“The Shepherd of Hermas” was a religious literary work of the second and third centuries and was considered a valuable book by many early Christians. “The Shepherd of Hermas” was even considered canonical Scripture by some of the early church fathers such as Irenaeus during the period in which the New Testament was being canonized. Basically, it was written as a call to repentance and adherence to a strict moralistic life.

The author of “The Shepherd of Hermas” is not known. However, a number of ancient sources attribute the work to a Hermas who was a brother of Pius I, the Bishop of Rome from 140 to 155. In the story, Hermas speaks of his life and the development of Christian virtues as he tells of his story as a freed Christian slave. Throughout the book Hermas purports to be just a simple man whose desire is to be devout and diligent in all that he does. The teaching point of the book is mostly ethical, not theological. The work is divided into three main sections with the first section describing five visions, the second section presenting 12 mandates, and the last section composed of ten parables, sometimes referred to as similitudes.

The story involves Hermas, who becomes a slave to a woman named Rhoda. Later, after she had given Hermas his freedom, their paths cross again. Hermas has a vision in which Rhoda appears asking for his forgiveness regarding her, believing he had certain impure thoughts. It is in this vision that an old woman helps him by telling him to do penance as well as make right the sins of his people. In another vision Hermas is visited by an angel of repentance who emerges as a shepherd and delivers certain laws and mandates that become instrumental in the establishments of early Christian ethics. These mandates also appeared in visions as the angel-like shepherd gives his instructions.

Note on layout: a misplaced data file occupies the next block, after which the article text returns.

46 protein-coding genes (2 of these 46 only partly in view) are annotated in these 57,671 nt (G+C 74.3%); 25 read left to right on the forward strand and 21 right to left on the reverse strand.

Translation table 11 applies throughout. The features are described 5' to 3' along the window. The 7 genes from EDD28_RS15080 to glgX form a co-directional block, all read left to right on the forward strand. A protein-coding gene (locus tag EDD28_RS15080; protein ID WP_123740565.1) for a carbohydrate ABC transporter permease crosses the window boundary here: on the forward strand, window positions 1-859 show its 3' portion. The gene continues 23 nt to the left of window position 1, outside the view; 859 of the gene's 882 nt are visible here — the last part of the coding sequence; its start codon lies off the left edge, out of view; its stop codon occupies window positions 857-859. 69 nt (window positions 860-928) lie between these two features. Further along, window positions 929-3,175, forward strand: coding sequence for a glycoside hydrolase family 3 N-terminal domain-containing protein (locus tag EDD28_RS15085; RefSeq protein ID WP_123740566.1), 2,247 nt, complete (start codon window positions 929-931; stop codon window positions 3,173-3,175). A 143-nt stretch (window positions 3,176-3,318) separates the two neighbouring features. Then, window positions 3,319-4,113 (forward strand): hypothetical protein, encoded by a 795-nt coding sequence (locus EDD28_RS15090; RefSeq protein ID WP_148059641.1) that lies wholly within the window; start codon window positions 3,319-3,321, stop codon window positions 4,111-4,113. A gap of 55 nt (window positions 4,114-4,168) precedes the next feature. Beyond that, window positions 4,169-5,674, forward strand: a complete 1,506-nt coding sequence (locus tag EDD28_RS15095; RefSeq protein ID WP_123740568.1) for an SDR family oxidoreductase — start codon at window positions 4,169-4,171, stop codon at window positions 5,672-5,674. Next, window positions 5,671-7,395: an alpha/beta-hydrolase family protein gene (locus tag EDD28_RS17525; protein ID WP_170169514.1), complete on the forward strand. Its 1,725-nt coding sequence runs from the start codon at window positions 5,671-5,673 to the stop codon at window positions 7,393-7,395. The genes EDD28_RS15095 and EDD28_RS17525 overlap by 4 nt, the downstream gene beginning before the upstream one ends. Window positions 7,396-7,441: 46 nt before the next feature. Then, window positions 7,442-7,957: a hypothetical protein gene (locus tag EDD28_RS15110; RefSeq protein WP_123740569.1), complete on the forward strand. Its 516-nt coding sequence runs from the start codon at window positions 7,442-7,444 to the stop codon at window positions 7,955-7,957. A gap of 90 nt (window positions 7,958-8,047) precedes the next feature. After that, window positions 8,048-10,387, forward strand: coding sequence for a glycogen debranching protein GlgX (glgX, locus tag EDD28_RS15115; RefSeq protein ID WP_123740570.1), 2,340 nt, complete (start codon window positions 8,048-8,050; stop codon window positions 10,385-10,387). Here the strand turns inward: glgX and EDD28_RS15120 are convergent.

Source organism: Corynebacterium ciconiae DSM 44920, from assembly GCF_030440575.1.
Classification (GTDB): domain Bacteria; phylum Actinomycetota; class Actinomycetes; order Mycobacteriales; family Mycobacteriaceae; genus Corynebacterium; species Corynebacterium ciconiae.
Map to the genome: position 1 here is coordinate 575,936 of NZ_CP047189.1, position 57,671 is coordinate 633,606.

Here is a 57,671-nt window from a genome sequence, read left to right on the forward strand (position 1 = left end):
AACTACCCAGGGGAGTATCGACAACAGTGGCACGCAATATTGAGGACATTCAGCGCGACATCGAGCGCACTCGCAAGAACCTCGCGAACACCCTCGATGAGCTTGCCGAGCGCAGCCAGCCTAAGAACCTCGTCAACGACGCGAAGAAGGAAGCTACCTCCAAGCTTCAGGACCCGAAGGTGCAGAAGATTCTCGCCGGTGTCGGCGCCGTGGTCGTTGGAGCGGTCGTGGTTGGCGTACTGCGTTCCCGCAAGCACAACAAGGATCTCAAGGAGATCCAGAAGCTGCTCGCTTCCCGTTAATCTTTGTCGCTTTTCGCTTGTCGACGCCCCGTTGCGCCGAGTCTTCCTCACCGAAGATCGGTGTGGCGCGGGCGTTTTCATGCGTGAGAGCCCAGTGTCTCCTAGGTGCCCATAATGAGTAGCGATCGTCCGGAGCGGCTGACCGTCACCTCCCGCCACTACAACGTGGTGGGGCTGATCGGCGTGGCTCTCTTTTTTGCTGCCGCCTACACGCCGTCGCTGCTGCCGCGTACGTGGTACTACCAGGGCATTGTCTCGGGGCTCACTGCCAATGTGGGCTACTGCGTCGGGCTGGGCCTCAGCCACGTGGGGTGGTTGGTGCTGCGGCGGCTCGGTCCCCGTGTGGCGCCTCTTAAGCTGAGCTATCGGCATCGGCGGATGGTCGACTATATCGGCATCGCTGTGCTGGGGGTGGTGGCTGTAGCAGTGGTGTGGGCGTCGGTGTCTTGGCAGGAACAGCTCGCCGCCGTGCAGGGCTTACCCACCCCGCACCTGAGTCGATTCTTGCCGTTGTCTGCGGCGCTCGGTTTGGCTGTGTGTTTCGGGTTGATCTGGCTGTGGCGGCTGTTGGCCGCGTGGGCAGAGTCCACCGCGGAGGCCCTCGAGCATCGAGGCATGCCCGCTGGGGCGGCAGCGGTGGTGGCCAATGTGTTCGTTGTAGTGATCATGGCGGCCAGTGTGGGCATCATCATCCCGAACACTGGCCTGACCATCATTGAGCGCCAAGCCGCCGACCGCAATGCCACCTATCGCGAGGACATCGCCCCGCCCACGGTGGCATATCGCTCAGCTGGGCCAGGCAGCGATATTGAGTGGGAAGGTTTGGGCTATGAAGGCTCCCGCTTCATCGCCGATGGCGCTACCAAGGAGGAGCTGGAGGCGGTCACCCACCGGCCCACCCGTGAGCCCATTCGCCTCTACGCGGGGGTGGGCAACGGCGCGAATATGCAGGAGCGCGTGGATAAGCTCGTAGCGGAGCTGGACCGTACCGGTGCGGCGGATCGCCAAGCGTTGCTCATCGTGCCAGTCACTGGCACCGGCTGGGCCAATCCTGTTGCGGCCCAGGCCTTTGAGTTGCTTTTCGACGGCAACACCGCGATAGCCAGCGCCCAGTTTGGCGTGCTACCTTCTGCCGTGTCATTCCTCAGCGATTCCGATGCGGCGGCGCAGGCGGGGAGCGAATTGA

“The Shepherd of Hermas” is also significant in that some of its visions definitely seem to subscribe to a premillennial understanding of the end times. Some scholars even see hints of pretribulationism in the “Shepherd of Hermas.” The existence of premillennial thinking in a Christian work from the second or third century gives credence to premillennial theologians’ arguments against the idea that amillennialism was the universally held belief in the early church.

But why isn’t “The Shepherd of Hermas” in the Bible? Was it not considered an “inspired book”? Is it considered a “lost book” of the Bible? We must first realize that many biblical scholars acknowledge the existence of false writings that have never been seriously considered for inclusion in the Bible. Examples are “The Assumption of Moses” and”The Book of Enoch.” However, Bible scholars concur that they are not inspired writings. The “Shepherd of Hermas” was thought by some to be authoritative, so it hovered around the canon for some time before it was, at the leading of the Holy Spirit, dismissed.[1]